Think of the last time you went shopping.
By the time you decided to buy a product, you knew both what you were buying and how much it cost. But was your decision affected by whether you saw the price or the product first? That's the question at the heart of new experimental research that uses neuroscience tools to shed light on how our brains make purchasing decisions.
"We were interested in whether considering the price first changed how people thought about the decision process, and whether it changed the way the brain coded the value of a product," says Uma R. Karmarkar, a neuroscientist and assistant professor in the Marketing unit at Harvard Business School, who conducted the research with Baba Shiv, a marketing professor and neuroeconomics expert at Stanford University's Graduate School of Business, and Brian Knutson, an associate professor of psychology and neuroscience at Stanford. "Because we had neuroscience tools at our disposal, we had the benefit of exploring both those questions," Karmarkar says.
The researchers found that price primacy (viewing the price first) makes consumers more likely to focus on whether a product is worth its price, and consequently can help induce the purchase of specific kinds of bargain-priced items. Their study, Cost Conscious? The Neural and Behavioral Impact of Price Primacy on Decision-Making, will appear in a forthcoming issue of the Journal of Marketing Research.
The research could help retailers and marketers decide when it's best to lead with price, which products work best with that strategy, and how to frame sales messages to consumers. (HBS related research on how consumers view pricing can be found in the article Deconstructing the Price Tag.)
The brain shopping experiment
In a series of experiments, participants went shopping—while lying on their backs inside a functional magnetic resonance imaging (fMRI) machine. The fMRI uses a giant electro-magnet, often 3 teslas strong, to track the blood flow throughout the brain as test subjects respond to sensory cues. In this case, participants were responding to pictures of products and their prices.
In the first experiment, conducted at an imaging center on the Stanford University campus, each participant was given $40 of shopping money before viewing a series of 80 products and their prices on a screen inside the fMRI machine. "This made the shopping experience more real," Karmarkar says.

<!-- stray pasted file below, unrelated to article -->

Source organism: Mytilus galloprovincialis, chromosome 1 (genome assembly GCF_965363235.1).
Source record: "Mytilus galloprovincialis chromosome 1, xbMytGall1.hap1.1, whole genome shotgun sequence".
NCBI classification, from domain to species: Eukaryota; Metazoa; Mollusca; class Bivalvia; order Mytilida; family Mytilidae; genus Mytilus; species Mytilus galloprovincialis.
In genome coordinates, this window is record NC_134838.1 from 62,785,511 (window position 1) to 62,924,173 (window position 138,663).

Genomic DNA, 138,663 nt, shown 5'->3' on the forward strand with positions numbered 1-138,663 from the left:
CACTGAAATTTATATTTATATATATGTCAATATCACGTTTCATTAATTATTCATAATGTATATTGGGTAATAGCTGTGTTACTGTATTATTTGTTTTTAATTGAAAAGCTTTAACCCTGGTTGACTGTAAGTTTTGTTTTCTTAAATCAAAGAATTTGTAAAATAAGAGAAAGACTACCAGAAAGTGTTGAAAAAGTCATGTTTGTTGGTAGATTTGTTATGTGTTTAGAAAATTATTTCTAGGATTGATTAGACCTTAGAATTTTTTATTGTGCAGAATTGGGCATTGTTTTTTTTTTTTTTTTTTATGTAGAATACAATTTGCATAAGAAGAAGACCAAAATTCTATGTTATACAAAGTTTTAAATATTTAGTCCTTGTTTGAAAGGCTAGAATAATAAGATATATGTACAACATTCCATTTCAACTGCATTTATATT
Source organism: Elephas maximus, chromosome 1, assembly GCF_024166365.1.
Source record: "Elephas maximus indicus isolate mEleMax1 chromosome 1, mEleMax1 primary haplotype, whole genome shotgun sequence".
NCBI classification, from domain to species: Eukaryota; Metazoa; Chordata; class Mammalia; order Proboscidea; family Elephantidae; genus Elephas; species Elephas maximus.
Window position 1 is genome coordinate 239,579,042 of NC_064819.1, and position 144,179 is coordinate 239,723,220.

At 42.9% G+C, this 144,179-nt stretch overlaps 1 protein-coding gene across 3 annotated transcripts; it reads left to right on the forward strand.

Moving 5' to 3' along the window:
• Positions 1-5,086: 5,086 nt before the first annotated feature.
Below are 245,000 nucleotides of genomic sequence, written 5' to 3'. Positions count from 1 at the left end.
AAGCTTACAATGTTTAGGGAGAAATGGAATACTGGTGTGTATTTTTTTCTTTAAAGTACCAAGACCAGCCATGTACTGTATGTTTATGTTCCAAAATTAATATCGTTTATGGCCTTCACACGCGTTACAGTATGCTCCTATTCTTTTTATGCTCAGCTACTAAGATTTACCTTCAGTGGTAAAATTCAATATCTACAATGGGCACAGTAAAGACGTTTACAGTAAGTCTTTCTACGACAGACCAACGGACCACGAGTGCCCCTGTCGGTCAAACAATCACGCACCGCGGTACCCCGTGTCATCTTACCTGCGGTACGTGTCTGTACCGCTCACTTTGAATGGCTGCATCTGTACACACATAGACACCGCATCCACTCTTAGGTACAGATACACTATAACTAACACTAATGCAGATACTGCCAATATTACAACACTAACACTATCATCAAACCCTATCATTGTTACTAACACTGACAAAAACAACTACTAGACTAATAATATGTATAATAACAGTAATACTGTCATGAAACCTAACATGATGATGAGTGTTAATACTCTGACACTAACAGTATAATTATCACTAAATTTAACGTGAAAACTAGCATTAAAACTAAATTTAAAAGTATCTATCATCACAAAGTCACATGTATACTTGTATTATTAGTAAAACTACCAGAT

To encourage purchasing, the products were offered at sub-retail prices. Sometimes participants saw the price first, and sometimes they saw the product first. But in every case, they eventually saw an image of both the product and the price presented together. At that point, they chose whether to purchase the product, indicating yes or no with the push of a button. After exiting the machine, participants filled out a survey to rate how much they had liked each product, on a scale of 1 to 7.
The researchers focused on brain activity at the moment participants saw the product and price presented together. They were most interested in the medial prefrontal cortex (the area in the brain that deals with estimating decision value) and the nucleus accumbens (an area that's been called the pleasure center, and whose activity is correlated with whether a product is viscerally desirable). "What we cared about was whether the neural patterns in these areas looked different at the point when the information on the screen was eventually the same," Karmarkar says.
The results showed that the brain activity varied according to whether the participant had seen the price or product first. "The pattern of activity in the prefrontal cortex suggested to us that sequence matters: At the very simplest, the neural signals looked different when the price came first versus when the product came first," Karmarkar says. "When the product came first, the decision question seemed to be one of 'Do I like it?' and when the price came first, the question seemed to be 'Is it worth it?' "
That said, price primacy didn't have much of an effect on actual purchasing behavior. Participants bought about the same number of items and reported similar "liking" ratings regardless of whether they had seen a product or price first. The researchers suspected that even if participants were more critical of a product's value in the price primacy condition, the products were equally attractive under both conditions.
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[This article was provided with permission from Harvard Business School Working Knowledge.]